# WKB Connection Formulas

*Michael Fowler, UVa *

*This is an application
of the** Saddlepoint method** of evaluating integrals discussed earlier.*

### Semiclassical Analysis of a Particle Trapped in a Well in One Dimension

The WKB semiclassical approximate solution to Schrödinger’s equation,

$\psi (x)=\psi ({x}_{0})\sqrt{\frac{p({x}_{0})}{p(x)}}\mathrm{exp}\left(\pm \frac{i}{\hslash}{\displaystyle \underset{{x}_{0}}{\overset{x}{\int}}p(x\text{'})dx\text{'}}\right)$

is reliable in regions where the wavelength (for oscillating solutions) or the decay length (for exponential solutions) changes only slightly over a distance of one wavelength or decay length respectively. For a particle trapped in a (one-dimensional) potential well, classically the particle would bounce back and forth between the two turning points where its kinetic energy vanishes. In the quantum case, these are precisely the points where the wavelength becomes infinite, so the WKB solution fails.

### Taking the Potential Near the Turning Points to be Linear…

However, for a reasonably smooth potential it may be an adequate approximation to treat a turning point region as one where the potential is increasing linearly with distance over a sufficient range that beyond this point the WKB approximation can be used in both directions.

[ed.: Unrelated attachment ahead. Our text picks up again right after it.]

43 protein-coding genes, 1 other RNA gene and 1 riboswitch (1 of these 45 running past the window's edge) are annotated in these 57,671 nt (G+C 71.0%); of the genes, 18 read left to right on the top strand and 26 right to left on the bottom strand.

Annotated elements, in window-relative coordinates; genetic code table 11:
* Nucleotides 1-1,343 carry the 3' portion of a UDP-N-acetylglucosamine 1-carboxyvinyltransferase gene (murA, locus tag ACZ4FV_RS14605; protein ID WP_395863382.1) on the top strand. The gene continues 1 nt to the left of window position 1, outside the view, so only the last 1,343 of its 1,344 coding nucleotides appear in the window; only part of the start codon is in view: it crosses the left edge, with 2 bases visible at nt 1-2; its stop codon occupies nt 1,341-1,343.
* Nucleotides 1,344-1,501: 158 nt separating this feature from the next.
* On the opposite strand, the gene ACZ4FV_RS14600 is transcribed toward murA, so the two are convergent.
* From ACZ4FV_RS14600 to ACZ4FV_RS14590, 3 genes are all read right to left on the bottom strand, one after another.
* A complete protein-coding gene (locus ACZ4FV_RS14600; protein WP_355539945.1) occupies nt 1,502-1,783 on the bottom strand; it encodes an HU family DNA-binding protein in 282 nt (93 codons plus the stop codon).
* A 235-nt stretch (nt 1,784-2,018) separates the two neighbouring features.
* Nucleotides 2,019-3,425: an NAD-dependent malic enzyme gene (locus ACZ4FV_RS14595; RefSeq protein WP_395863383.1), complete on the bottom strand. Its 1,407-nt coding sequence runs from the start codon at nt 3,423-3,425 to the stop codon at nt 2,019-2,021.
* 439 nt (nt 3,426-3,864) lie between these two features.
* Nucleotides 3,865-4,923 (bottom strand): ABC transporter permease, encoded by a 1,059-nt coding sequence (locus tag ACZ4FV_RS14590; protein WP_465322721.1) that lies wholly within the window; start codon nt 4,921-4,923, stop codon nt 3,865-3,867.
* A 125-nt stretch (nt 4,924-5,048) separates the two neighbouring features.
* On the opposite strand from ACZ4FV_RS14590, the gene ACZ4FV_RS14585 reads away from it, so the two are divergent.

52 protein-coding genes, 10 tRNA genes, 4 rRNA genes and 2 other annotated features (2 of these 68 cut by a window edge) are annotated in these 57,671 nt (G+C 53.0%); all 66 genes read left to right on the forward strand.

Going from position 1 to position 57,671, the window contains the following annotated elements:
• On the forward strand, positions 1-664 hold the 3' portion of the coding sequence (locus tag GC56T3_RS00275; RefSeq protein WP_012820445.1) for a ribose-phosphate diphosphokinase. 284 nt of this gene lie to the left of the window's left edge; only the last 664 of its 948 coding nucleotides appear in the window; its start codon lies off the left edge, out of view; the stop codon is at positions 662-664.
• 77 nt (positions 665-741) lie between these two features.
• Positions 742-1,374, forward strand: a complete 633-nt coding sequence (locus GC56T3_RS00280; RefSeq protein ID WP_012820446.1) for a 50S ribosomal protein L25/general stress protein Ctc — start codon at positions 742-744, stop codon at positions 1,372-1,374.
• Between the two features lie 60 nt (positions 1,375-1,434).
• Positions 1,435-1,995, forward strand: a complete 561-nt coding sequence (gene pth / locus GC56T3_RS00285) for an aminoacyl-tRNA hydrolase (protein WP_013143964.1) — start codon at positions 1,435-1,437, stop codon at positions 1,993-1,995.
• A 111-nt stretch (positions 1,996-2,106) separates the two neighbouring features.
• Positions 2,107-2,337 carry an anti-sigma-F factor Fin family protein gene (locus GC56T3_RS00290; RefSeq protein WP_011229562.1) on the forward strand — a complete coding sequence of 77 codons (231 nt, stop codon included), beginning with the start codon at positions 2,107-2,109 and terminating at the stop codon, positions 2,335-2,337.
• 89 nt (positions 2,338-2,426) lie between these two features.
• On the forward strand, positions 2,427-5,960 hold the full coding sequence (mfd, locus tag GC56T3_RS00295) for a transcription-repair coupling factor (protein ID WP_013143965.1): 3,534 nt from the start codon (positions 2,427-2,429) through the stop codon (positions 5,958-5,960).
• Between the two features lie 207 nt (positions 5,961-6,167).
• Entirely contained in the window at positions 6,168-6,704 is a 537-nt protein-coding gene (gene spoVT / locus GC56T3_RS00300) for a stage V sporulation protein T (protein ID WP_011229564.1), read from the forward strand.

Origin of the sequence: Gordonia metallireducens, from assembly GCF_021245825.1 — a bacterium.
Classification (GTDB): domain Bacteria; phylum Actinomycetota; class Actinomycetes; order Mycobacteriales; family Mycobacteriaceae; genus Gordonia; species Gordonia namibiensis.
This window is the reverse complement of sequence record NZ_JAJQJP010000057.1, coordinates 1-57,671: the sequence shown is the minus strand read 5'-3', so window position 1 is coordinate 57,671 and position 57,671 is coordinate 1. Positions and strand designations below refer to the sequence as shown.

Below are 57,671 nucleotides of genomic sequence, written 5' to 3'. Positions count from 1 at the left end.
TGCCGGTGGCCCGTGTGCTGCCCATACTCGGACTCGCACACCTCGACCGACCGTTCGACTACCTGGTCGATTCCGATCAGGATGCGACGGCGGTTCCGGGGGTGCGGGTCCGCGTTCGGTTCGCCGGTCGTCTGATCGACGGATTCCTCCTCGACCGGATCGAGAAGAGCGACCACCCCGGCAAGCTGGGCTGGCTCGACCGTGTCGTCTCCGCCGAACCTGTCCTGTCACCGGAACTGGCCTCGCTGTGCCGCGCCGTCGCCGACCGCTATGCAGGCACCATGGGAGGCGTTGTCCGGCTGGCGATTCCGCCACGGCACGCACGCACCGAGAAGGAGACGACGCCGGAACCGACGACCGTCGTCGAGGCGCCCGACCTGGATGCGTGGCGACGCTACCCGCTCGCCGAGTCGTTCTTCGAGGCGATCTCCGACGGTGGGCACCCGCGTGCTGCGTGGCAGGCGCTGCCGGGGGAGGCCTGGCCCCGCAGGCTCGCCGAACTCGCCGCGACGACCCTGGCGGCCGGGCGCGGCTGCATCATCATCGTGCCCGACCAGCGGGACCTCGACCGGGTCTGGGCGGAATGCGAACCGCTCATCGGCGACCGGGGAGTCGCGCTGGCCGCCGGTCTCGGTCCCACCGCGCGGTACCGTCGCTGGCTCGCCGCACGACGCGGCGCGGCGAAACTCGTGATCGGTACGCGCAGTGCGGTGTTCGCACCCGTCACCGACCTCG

The solution of Schrödinger’s equation for a linearly increasing or decreasing potential is well known, it is the Airy function, the solution of the differential equation

$\frac{{d}^{2}y}{d{x}^{2}}+xy=0$

plotted here at the left-hand turning point :

The strategy is to evaluate this function for large $x,$ both positive and negative, so that we can join together the two WKB solutions, valid in the far regions, in a quantitative fashion.

Following Mathews and Walker (page 116) the differential equation is most simply solved by taking its Fourier transform. If